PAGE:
Virtually every U.S. state & territory offers help and coaching to business owners through Small Business Development Centers (SBDCs). While the offerings vary slightly by state, SBDCs are grant-funded organizations that offer no-cost, one-on-one coaching for business owners and potential business owners. The funding for the centers is primarily provided from the Small Business Administration (SBA), the individual state, and local municipalities. SBDCs exist to help small businesses start and grow in a healthy way. When a community is full of thriving businesses, there are more jobs created, more tax revenue generated, and an overall higher quality of life.
Each center typically has a staff of business advisers that have a wide variety of knowledge. Advisers assist clients with a range of topics: writing a business plan, understanding and preparing financials, strategic planning, and on-going accountability, to name a few. Business advisers come from various backgrounds but most have owned their own business at some point and/or have a deep knowledge base in business, accounting, marketing, or commercial banking.
To find your local SBDC, www.americassbdc.org provides a search tool by state and zip code. Canada has a similar program. More information can be found at www.communityfutures.ca Once you’ve found the closest office, give them a call to set-up your first one-on-one appointment. The center will ask you to fill out a form that provides your contact information and a bit about your business. All SBDCs are asked to track information about their clients’ businesses in order to show value to their communities.
Your first meeting will be a “fact finding mission” for your adviser. They will ask a lot of questions about your business or business idea and offer the opportunity for you to ask any pressing questions you may have. Sessions are sometimes very information driven. Other times they will function as a sounding board for brainstorming meetings. Be prepared . . . most of the time, you will leave with homework. Business advisers function as coaches and teachers. They want to see you succeed and thrive, but they won’t (and shouldn’t) do the work for you. However, meetings with your adviser can be catered to the needs of you and your business. While SBDCs typically offer workshops on prominent topics, the one-on-one meetings aren’t usually based on a set curriculum.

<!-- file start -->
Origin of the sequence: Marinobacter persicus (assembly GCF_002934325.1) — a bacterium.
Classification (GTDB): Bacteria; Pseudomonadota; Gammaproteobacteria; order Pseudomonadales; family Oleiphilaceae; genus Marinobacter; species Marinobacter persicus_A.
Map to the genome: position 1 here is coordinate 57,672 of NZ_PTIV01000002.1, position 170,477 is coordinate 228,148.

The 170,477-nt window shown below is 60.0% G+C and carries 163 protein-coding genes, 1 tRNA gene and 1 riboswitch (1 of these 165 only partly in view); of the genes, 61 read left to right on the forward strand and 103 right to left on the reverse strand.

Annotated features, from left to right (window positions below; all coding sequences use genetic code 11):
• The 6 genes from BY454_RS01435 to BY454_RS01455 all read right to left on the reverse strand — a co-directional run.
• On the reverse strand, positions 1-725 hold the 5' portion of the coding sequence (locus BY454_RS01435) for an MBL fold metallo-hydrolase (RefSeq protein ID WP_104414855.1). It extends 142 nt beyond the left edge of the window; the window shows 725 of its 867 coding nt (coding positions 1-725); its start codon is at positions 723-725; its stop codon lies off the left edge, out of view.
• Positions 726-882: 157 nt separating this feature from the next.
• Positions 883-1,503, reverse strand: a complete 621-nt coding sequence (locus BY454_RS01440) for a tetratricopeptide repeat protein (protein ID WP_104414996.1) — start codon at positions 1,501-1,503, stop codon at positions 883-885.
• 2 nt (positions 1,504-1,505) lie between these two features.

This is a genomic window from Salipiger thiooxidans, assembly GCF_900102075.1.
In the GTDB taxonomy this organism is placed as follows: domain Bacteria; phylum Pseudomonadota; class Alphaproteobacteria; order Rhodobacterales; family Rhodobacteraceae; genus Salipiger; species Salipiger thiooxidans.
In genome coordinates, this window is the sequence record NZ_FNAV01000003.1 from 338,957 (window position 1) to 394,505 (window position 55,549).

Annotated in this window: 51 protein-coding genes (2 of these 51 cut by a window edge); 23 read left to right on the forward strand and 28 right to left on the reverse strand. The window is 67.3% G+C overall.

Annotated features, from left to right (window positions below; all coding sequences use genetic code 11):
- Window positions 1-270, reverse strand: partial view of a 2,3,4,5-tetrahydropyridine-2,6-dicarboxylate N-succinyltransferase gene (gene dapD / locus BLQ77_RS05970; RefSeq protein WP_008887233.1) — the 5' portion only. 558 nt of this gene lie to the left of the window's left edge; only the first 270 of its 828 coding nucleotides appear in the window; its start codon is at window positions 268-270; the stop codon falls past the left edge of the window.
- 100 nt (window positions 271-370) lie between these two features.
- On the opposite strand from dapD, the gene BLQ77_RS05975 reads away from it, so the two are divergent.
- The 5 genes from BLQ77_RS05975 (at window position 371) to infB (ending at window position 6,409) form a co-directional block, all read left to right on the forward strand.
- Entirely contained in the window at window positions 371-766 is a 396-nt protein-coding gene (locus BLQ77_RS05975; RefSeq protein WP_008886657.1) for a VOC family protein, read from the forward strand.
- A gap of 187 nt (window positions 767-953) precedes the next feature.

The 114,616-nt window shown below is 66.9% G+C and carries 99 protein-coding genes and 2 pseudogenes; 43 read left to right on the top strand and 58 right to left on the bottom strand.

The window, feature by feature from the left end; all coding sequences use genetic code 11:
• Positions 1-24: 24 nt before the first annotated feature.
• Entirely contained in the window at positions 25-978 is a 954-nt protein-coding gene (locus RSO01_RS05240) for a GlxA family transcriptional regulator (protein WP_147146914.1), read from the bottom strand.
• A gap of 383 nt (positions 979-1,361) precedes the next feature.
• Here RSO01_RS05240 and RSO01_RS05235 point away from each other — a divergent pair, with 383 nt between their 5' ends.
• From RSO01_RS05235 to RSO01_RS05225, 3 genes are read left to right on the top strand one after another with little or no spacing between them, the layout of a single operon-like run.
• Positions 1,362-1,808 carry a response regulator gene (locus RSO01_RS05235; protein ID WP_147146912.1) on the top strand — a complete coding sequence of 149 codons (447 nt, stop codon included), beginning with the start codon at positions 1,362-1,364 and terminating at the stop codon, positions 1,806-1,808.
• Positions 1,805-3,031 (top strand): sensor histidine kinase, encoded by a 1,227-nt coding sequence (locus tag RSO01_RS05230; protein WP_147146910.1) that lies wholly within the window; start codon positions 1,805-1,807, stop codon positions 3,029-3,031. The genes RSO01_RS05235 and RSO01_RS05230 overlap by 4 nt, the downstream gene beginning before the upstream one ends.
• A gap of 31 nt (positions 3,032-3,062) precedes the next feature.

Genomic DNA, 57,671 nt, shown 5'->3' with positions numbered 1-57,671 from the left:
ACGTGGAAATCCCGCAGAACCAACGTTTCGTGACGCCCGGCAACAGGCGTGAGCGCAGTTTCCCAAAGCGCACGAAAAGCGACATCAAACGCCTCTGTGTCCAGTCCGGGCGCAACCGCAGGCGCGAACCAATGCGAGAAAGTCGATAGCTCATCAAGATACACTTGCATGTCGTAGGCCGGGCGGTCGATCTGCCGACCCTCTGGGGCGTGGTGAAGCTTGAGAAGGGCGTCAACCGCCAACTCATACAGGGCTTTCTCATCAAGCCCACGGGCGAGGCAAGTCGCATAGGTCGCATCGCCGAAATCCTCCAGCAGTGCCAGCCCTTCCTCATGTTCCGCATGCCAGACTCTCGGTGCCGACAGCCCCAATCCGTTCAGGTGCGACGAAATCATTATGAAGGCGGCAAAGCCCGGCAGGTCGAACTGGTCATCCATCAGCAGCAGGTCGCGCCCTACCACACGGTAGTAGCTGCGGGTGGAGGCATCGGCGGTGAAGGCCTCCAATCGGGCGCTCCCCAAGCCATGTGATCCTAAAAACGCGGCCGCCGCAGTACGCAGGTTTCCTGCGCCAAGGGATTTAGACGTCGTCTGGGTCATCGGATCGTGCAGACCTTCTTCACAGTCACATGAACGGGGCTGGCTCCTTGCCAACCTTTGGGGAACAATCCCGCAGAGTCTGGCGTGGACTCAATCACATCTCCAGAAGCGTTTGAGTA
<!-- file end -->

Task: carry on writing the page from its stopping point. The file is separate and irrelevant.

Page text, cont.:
Some of the most popular topics are:
Writing a Business Plan
All business owners should write a formal plan for their business prior to starting and review/revise it on a regular basis. Initially the business plan helps the owner to think through and have responses to all aspects of ownership and operations. Once the business is established, the plan functions as a working document that ensures the business stays on track with its goals.
Understanding and Preparing Financials
The majority of business owners enjoy the “widget” of their business and would rather not spend time looking at a bunch of numbers on a spreadsheet or report. However, at the end of the day, the point of a business it to make a profit. It’s difficult to know whether or not your business is profitable or running in the red if you don’t have a solid tracking system for your bookkeeping. You need to be able to understand how to read reports like a Profit & Loss Statement, Balance Sheet, and Cash Flow Statement.
Preparing for a Commercial Bank Loan
The paperwork required for a commercial loan is more in-depth than applying for a home loan. This can feel overwhelming for a business owner. SBDC advisers are skilled in helping you put together the required documentation to give you the best chance at a loan approval. Many times, the adviser has built relationships with area bankers and can help match you with a lending institution that would be more apt to approve your loan. Also, SBDCs are aware of any type of community or economic development lending programs that might be available in your area.
It is normal to experience periods of feeling stuck and not sure where to go next in order to grow your business. A business adviser can lead you through a strategic planning session that will help determine where you want your business to be in three years and then work backwards to determine the tasks you need to start with in order to achieve the ultimate goal.
Sometimes the best thing for a business owner is to have someone holding them to task on areas of their business where they are dragging their feet. A business adviser will be that extra set of eyes and the one asking, “Did you complete your homework?”
The Small Business Development Center can be a wonderful resource to help you further your business at no cost to you. Whether you are new to running a business or you have been an owner for years, the SBDC business advisers would love to help you take your business to the next level, whatever that may be.
Kari McGilvra has been a Business Advisor with the Indiana Small Business Development Center in New Albany, Indiana since August 2015. She has also been a small business owner for over a decade.